“At work (client site) SUN made a presentation about their OpenStorage products (Sun Storage 7000 Unified Storage Systems) today.
From a technology point of view, the software side is nothing new to me. Using SSDs for zfs as a read-/write-cache is something we can do (partly) already since at least Solaris 10u6 (that is the lowest Solaris 10 version we have installed here, so I can not check quickly if the ZIL can be on a separate disk in previous versions of Solaris, but I think we have to wait until we updated to Solaris 10u8 until we can have the L2ARC on a separate disk) or in FreeBSD. All other nice ZFS features available in the OpenStorage web interface are also not surprising.
But the demonstration with the Storage Simulator impressed me. The interaction with Windows via CIFS makes the older version of files in snapshots available in Windows (I assume this is the Volume Shadow Copy feature of Windows), and the statistics available via DTrace in the web interface are also impressive. All this technology seems to be well integrated into an easy to use package for heterogeneous environments. If you would like to setup something like this by hand, you would need to have a lot of knowledge about a lot of stuff (and in theFreeBSD case, you would probably need to augment the kernel with additional DTrace probes to be able to get a similar granularity of the statistics), nothing a small company is willing to pay.”
Read Alexander’s full post: Sun OpenStorage Presentation
The New York Times has put together a guide helping you find the best NAS storage servers for your need:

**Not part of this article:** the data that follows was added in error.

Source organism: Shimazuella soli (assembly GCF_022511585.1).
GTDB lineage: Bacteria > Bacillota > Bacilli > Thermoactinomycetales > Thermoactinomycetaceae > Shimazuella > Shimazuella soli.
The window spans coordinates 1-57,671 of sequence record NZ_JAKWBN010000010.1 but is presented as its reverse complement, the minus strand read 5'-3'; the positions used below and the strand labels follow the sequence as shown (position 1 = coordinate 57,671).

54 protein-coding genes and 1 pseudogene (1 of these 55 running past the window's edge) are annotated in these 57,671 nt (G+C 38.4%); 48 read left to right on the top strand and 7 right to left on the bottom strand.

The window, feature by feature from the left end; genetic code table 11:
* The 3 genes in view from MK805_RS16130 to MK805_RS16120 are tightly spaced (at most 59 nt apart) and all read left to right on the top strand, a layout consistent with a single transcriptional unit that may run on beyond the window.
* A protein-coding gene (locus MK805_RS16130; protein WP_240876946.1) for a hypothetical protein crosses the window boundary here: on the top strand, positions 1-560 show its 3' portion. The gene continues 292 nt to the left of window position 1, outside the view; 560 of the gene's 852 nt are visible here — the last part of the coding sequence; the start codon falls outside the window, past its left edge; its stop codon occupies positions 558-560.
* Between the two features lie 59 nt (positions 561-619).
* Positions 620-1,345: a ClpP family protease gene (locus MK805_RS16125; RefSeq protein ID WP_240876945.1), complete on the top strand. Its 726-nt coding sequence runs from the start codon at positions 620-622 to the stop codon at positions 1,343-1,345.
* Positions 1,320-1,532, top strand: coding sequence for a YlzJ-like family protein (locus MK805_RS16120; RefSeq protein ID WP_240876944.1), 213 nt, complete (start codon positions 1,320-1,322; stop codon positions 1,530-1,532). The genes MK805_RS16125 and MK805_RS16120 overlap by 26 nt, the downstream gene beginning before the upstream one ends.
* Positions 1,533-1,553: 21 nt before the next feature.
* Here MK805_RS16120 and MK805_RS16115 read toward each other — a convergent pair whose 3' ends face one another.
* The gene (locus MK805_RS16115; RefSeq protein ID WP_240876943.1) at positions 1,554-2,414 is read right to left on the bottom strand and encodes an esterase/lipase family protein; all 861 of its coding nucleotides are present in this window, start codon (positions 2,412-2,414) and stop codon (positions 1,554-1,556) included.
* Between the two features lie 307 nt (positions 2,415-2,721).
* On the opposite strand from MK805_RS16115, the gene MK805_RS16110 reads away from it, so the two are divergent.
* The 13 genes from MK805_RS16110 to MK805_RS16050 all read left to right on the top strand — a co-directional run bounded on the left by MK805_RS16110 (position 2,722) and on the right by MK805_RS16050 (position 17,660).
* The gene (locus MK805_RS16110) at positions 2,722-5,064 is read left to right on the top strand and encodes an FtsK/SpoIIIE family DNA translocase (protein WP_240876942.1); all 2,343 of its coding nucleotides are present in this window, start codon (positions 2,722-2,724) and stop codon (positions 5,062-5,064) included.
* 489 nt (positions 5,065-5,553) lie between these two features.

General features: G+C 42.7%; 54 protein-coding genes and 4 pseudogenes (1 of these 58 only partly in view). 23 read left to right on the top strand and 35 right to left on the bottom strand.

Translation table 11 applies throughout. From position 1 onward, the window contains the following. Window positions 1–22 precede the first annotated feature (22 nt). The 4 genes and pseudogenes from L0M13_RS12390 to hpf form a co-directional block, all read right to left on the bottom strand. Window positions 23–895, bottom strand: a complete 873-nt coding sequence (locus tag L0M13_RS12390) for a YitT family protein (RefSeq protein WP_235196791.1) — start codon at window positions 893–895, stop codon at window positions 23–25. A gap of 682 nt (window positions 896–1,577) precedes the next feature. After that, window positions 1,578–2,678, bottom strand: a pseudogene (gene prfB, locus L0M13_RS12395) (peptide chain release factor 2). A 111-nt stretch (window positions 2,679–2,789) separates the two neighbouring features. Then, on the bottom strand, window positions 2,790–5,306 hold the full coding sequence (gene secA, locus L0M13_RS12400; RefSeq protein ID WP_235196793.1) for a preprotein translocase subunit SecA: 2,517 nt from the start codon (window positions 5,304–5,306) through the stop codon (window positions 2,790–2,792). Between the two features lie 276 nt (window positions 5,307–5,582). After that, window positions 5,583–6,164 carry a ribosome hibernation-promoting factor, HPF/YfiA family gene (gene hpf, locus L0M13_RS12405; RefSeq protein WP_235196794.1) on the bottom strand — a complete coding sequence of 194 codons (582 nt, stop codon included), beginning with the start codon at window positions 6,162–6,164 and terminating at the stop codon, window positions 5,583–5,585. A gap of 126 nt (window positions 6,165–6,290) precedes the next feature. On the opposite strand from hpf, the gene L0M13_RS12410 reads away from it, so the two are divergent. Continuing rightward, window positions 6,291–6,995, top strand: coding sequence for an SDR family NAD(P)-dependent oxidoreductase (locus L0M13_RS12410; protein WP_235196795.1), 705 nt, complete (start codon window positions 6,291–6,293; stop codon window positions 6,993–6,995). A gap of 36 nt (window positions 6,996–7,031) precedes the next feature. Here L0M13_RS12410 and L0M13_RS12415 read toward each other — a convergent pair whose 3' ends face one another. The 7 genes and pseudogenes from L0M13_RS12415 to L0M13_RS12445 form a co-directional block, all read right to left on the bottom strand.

“… [a] NAS provides a central hard drive on which you can store, share and back up all files from multiple computers in the household. The NAS drive connects via an Ethernet cable to a wireless home-network router, which enables laptops and other devices equipped with Wi-Fi networking to use the drive wirelessly.
Unlike an external hard drive, an NAS device has a processor and uses its own operating system for storing and sharing photos, music, video and personal files.
Makers of NAS devices say home users primarily use the drives for data backup; centralized storage and file sharing among multiple computers; and remote access to photos, video, music and other files.
Most NAS drives enable families to create one consolidated library of photos, videos and digital music that can be streamed to high-definition TVs and other networked devices in the home. To do so, you will need a digital media adapter or a game console like the Xbox 360 or PlayStation 3 that connects to the TV.
NAS drives also have software that can be set to automatically back up every computer on the network. The software enables you to select files, folders and drives to back up, as well as designate the time and day of the week for automatic backups. You will need to install the software on each computer on the network.
A more sophisticated NAS device contains two hard drives and automatically maintains identical copies of data on each drive to help ensure foolproof data storage. The beauty of this setup, known as mirroring or RAID 1, is that if one hard drive fails, the information will be safe on the other one.”
For the shopping tips: A Guide to Network-Attached Storage Devices for Backup
Robin Harris over at the ZDnet.com Storage Bits blog analyses a new UW-M paper analyzing the fault tolerance claims of ZFS:
“File systems guard all the data in your computer, but most are based on 20-30 year old architectures that put your data at risk with every I/O. The open source ZFS from Sun Oracle claims high data integrity – and now that claim has been tested.
File systems guard all the data in your computer, but most are based on 20-30 year old architectures that put your data at risk with every I/O. The open source ZFS from Sun Oracle claims high data integrity – and now that claim has been tested.